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Document Max. Freq Min. Freq
Pausanias, Description of Greece 18 0 Browse Search
Homeric Hymns (ed. Hugh G. Evelyn-White) 6 0 Browse Search
Polybius, Histories 6 0 Browse Search
Aristotle, Politics 4 0 Browse Search
Apollodorus, Library and Epitome (ed. Sir James George Frazer) 2 0 Browse Search
Herodotus, The Histories (ed. A. D. Godley) 2 0 Browse Search
Plato, Hippias Major, Hippias Minor, Ion, Menexenus, Cleitophon, Timaeus, Critias, Minos, Epinomis 2 0 Browse Search
Strabo, Geography 2 0 Browse Search
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Browsing named entities in Homeric Hymns (ed. Hugh G. Evelyn-White). You can also browse the collection for Cnossus (Greece) or search for Cnossus (Greece) in all documents.

Your search returned 3 results in 2 document sections:

Hymn 3 to Apollo (ed. Hugh G. Evelyn-White), line 349 (search)
dered in his heart what men he should bring in to be his ministers in sacrifice and to serve him in rocky Pytho. And while he considered this, he became aware of a swift ship upon the wine-like sea in which were many men and goodly, Cretans from Cnossos,Inscriptions show that there was a temple of Apollo Delphinius (cp. ll. 495-6) at Cnossus and a Cretan month bearing the same name. the city of Minos, they who do sacrifice to the prince and announce his decrees, whatsoever Phoebus Apollo, beareve him in rocky Pytho. And while he considered this, he became aware of a swift ship upon the wine-like sea in which were many men and goodly, Cretans from Cnossos,Inscriptions show that there was a temple of Apollo Delphinius (cp. ll. 495-6) at Cnossus and a Cretan month bearing the same name. the city of Minos, they who do sacrifice to the prince and announce his decrees, whatsoever Phoebus Apollo, bearer of the golden blade, speaks in answer from his laurel tree below the dells of Pa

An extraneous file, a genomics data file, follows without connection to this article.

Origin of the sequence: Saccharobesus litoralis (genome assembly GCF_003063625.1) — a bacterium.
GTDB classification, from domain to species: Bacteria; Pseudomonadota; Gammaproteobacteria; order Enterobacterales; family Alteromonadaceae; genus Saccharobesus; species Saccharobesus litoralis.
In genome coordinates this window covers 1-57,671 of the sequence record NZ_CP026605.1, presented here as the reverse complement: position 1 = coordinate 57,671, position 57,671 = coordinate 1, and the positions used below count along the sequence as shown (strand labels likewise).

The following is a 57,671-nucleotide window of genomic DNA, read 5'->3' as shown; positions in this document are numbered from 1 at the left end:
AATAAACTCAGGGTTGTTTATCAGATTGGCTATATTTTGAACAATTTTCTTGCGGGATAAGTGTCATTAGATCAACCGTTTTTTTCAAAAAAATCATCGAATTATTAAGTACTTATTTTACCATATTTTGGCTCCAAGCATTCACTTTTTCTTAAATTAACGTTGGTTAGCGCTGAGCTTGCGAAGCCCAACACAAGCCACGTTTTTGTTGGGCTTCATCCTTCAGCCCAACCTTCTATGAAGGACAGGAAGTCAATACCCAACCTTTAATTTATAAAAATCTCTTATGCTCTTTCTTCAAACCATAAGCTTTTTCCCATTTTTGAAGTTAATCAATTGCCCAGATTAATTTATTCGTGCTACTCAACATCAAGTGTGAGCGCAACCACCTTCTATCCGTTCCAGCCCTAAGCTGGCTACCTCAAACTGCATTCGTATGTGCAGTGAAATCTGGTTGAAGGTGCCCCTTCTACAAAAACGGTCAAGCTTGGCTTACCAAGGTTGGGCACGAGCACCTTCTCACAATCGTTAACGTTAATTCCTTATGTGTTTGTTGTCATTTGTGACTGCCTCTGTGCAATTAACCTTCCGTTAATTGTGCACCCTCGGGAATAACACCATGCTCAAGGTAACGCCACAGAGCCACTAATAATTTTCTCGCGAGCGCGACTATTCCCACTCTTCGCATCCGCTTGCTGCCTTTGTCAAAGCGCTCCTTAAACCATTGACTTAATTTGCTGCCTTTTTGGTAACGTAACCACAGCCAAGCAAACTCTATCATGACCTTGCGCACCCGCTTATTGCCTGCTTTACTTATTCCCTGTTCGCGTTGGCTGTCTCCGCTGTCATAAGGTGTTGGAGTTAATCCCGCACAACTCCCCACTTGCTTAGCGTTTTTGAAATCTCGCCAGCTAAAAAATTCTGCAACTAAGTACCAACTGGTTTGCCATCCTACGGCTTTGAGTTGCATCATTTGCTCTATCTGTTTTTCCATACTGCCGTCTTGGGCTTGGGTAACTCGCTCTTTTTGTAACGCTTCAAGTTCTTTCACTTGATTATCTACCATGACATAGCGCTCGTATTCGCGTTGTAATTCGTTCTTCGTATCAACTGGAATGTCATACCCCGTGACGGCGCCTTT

Hymn 3 to Apollo (ed. Hugh G. Evelyn-White), line 444 (search)
ely know it: what country is this, and what land, and what men live herein? As for us, with thoughts set otherwards, we were sailing over the great sea to Pylos from Crete (for from there we declare that we are sprung), but now are come on shipboard to this place by no means willingly —another way and other paths —and gladly would we return. But one of the deathless gods brought us here against our will.” Then far-working Apollo answered them and said: “Strangers who once dwelt about wooded Cnossos but now shall return no more each to his loved city and fair house and dear wife; here shall you keep my rich temple that is honored by many men. I am the son of Zeus; Apollo is my name: but you I brought here over the wide gulf of the sea, meaning you no hurt; nay, here you shall keep my rich temple that is greatly honored among men, and you shall know the plans of the deathless gods, and by their will you shall be honored continually for all time. And now come, make haste and do as I